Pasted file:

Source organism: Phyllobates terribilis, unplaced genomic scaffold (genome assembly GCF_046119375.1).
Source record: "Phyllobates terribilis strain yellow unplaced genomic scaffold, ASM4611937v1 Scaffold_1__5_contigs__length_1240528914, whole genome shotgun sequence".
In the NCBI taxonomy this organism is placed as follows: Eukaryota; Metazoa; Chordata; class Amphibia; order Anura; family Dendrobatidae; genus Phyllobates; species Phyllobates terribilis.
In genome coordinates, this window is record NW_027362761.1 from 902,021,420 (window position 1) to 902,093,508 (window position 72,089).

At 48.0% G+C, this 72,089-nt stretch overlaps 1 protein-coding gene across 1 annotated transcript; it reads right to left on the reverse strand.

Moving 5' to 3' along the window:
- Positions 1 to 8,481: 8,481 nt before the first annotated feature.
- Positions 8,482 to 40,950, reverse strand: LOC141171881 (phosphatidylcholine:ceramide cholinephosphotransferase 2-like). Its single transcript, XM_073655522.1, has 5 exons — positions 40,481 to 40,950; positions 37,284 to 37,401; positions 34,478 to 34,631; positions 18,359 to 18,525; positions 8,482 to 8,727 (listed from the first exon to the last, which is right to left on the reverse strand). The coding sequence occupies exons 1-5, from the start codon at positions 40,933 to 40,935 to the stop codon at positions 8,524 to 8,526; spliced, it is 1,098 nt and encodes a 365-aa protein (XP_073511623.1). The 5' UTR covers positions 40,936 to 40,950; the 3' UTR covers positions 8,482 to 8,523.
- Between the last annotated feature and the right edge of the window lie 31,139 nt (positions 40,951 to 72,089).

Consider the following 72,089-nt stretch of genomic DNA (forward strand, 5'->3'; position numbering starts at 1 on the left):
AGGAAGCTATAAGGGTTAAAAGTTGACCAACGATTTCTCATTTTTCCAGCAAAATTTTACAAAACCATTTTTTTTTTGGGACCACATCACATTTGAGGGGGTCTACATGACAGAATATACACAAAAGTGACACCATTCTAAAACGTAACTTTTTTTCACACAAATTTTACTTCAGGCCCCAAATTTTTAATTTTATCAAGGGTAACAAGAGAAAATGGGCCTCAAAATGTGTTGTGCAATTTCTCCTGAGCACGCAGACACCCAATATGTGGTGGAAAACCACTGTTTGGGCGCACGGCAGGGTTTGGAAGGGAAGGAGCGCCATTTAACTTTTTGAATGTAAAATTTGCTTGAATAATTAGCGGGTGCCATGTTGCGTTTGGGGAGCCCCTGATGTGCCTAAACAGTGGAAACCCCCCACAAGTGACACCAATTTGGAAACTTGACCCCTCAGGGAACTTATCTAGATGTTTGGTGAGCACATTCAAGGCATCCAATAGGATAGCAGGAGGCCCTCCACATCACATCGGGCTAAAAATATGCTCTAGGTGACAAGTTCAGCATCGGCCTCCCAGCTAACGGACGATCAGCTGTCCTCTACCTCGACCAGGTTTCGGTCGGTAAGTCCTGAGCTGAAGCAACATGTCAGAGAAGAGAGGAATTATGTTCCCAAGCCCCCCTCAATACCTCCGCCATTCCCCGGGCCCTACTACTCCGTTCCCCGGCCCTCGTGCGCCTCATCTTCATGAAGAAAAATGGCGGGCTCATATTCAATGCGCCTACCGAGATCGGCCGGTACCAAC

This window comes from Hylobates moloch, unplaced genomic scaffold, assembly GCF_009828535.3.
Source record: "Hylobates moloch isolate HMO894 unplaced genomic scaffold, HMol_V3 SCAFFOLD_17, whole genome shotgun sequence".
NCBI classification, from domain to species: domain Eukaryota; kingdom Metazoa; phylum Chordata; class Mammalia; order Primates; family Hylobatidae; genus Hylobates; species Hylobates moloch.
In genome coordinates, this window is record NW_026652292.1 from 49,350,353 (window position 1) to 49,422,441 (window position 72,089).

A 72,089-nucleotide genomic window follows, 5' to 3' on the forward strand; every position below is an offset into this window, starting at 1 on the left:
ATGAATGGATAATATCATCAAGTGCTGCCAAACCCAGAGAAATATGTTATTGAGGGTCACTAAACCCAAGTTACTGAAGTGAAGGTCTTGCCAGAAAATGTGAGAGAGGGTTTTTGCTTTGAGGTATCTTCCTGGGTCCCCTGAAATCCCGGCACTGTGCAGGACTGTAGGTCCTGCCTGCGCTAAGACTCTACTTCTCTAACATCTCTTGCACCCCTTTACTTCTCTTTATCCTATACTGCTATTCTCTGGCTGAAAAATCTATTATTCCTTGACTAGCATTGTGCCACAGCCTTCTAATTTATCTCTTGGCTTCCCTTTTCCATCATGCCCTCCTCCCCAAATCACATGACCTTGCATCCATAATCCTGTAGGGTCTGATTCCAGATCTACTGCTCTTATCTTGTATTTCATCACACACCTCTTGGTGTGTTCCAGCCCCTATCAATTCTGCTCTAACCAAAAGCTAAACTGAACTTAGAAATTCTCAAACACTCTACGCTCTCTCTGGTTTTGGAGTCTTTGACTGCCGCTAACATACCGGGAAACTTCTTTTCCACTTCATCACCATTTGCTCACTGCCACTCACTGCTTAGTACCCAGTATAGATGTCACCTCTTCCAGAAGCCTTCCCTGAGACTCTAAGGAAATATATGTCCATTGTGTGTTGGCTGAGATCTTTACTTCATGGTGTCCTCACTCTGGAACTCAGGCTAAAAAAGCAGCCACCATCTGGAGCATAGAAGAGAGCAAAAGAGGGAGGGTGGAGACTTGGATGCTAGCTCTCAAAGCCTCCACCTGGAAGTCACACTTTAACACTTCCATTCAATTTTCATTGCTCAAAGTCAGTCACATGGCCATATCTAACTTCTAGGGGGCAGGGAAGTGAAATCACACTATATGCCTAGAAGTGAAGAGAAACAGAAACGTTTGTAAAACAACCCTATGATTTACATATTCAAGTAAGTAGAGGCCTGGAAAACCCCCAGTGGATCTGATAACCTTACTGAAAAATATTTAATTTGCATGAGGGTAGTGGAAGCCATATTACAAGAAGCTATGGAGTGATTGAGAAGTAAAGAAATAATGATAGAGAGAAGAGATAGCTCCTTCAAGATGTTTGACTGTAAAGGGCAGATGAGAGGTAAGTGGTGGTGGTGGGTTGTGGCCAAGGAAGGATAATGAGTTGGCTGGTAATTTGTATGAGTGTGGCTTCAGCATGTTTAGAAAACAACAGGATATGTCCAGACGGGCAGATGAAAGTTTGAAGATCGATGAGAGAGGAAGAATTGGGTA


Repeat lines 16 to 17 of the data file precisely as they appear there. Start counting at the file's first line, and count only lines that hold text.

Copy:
A 72,089-nucleotide genomic window follows, 5' to 3' on the forward strand; every position below is an offset into this window, starting at 1 on the left:
ATGAATGGATAATATCATCAAGTGCTGCCAAACCCAGAGAAATATGTTATTGAGGGTCACTAAACCCAAGTTACTGAAGTGAAGGTCTTGCCAGAAAATGTGAGAGAGGGTTTTTGCTTTGAGGTATCTTCCTGGGTCCCCTGAAATCCCGGCACTGTGCAGGACTGTAGGTCCTGCCTGCGCTAAGACTCTACTTCTCTAACATCTCTTGCACCCCTTTACTTCTCTTTATCCTATACTGCTATTCTCTGGCTGAAAAATCTATTATTCCTTGACTAGCATTGTGCCACAGCCTTCTAATTTATCTCTTGGCTTCCCTTTTCCATCATGCCCTCCTCCCCAAATCACATGACCTTGCATCCATAATCCTGTAGGGTCTGATTCCAGATCTACTGCTCTTATCTTGTATTTCATCACACACCTCTTGGTGTGTTCCAGCCCCTATCAATTCTGCTCTAACCAAAAGCTAAACTGAACTTAGAAATTCTCAAACACTCTACGCTCTCTCTGGTTTTGGAGTCTTTGACTGCCGCTAACATACCGGGAAACTTCTTTTCCACTTCATCACCATTTGCTCACTGCCACTCACTGCTTAGTACCCAGTATAGATGTCACCTCTTCCAGAAGCCTTCCCTGAGACTCTAAGGAAATATATGTCCATTGTGTGTTGGCTGAGATCTTTACTTCATGGTGTCCTCACTCTGGAACTCAGGCTAAAAAAGCAGCCACCATCTGGAGCATAGAAGAGAGCAAAAGAGGGAGGGTGGAGACTTGGATGCTAGCTCTCAAAGCCTCCACCTGGAAGTCACACTTTAACACTTCCATTCAATTTTCATTGCTCAAAGTCAGTCACATGGCCATATCTAACTTCTAGGGGGCAGGGAAGTGAAATCACACTATATGCCTAGAAGTGAAGAGAAACAGAAACGTTTGTAAAACAACCCTATGATTTACATATTCAAGTAAGTAGAGGCCTGGAAAACCCCCAGTGGATCTGATAACCTTACTGAAAAATATTTAATTTGCATGAGGGTAGTGGAAGCCATATTACAAGAAGCTATGGAGTGATTGAGAAGTAAAGAAATAATGATAGAGAGAAGAGATAGCTCCTTCAAGATGTTTGACTGTAAAGGGCAGATGAGAGGTAAGTGGTGGTGGTGGGTTGTGGCCAAGGAAGGATAATGAGTTGGCTGGTAATTTGTATGAGTGTGGCTTCAGCATGTTTAGAAAACAACAGGATATGTCCAGACGGGCAGATGAAAGTTTGAAGATCGATGAGAGAGGAAGAATTGGGTA